- A qualitative study of provider views on patient portals finds recognition of the technology’s potential to improve patient communication and health information exchange; however, at clinics serving low-income patients, personnel have concerns about portals’ unintended consequences.
The study, led by researchers at the Wake Forest School of Medicine, was published earlier this month in the Journal of Medical Internet Research. The objective was “to determine how administrators, clinic staff and healthcare providers at practices serving a lower income adult population viewed patient portals in terms of their potential benefit, areas of concern and hopes for the future,” according to the study report.
The study team conducted in-depth interviews between October 2013 and June 2014 with 20 clinic personnel from health centers in four North Carolina counties.
Interviewees acknowledged portals’ potential to improve communication and enhance information sharing, but raised concerns that portals may generate additional work, confuse patients, alienate non-users and increase health disparities. They expected few older and disadvantaged patients to use the technology.
Participants cited EHR meaningful use requirements at the main motivator for implementing portals. They described potential benefits in the following areas:
- Office efficiency — decreasing phone calls; handling messages more quickly; and eliminating the need to inform patients of normal test results.
- Patient and caregiver access to information — increasing patients’ ability to manage their own health; increasing caregiver ability to assist with medical affairs; and increasing patient satisfaction.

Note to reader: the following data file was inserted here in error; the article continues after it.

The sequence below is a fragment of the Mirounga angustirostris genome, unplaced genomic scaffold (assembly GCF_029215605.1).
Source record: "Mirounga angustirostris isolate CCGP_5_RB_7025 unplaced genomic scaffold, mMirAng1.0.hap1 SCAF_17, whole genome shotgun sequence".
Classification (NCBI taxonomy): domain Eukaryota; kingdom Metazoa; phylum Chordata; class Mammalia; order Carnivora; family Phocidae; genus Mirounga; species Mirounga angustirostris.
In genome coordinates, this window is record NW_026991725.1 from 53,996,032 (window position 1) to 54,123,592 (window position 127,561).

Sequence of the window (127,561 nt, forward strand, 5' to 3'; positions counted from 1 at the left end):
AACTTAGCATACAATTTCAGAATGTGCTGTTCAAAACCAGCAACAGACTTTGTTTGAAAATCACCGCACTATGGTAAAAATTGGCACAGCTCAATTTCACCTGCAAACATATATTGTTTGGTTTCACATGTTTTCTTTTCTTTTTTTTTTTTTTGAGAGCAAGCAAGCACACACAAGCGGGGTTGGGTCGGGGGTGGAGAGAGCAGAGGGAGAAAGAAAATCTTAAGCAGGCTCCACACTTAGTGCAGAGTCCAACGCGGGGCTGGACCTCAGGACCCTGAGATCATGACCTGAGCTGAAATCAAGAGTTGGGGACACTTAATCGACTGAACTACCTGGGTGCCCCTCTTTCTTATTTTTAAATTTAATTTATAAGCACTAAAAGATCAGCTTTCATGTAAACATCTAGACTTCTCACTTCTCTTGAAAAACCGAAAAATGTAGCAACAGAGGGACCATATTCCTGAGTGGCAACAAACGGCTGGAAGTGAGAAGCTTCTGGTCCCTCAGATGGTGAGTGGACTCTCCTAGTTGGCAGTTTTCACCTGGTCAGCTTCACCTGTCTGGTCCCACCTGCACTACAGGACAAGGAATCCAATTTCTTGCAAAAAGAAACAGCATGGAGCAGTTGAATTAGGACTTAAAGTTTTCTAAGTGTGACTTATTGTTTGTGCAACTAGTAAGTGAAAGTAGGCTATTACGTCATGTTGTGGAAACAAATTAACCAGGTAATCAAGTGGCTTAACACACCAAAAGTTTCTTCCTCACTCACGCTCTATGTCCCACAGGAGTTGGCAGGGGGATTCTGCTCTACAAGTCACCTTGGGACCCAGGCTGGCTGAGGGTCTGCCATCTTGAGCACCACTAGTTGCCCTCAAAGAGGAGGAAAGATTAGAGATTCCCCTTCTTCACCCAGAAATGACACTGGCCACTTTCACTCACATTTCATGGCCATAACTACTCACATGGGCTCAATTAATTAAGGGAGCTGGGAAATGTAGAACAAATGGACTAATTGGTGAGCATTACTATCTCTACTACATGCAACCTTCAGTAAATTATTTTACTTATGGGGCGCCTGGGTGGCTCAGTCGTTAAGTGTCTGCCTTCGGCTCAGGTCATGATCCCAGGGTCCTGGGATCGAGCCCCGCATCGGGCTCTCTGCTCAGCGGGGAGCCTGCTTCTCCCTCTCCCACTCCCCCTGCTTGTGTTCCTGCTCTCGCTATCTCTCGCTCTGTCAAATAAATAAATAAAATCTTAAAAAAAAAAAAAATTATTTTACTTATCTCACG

- Information sharing with other health professionals — decreasing duplicate tests and reducing medical errors (typically caused by patients’ lack of knowledge of their medications, duplicate prescriptions or incorrect therapies).
“Despite these potential benefits, staff expressed many more concerns about the negative impacts of portals on their practices,” the study report states.
Perceived threats to the practice included the potential for a high volume of messages through the portal; time pressure on staff to incorporate new portal procedures; decrease in office visits; and liability concerns about information conveyed via portal.
Interviewees also raised the potential for portals to cause patient confusion or anxiety (in the absence of direct physician or staff interaction); the possibility of alienating older patients unfamiliar with the technology; and the threat of widening health disparities among income classes and education levels.
Additionally, clinic staff and physicians worried about inaccurate data entry in portals, system or communication failures, and privacy concerns related to unauthorized access to portal information.
“In general, staff saw patient portals as a mandated product that will rarely be used by older adults,” the report states. “This, in turn, discouraged providers from embracing this new technology.”
Educating patients about portal capabilities and functions could help improve patient uptake, according to the study team. However, the challenge will be identifying who can provide this training because clinicians and medical staff lack the time to take on extra tasks.
The study authors recommend further research focusing on strategies for increasing portal adoption in vulnerable populations.
“In general, clinics that have used a planned, systematic implementation strategy have seen higher rates of portal uptake than clinics that rely on clinicians to inform and enroll patients. However, the importance of having clinician and provider buy-in before implementation has also been highlighted,” the report states.
The co-authors conclude, “For portals to reach their full potential and meaningfully improve care, clinicians and patients will need to view them as a technology that adds value to care.”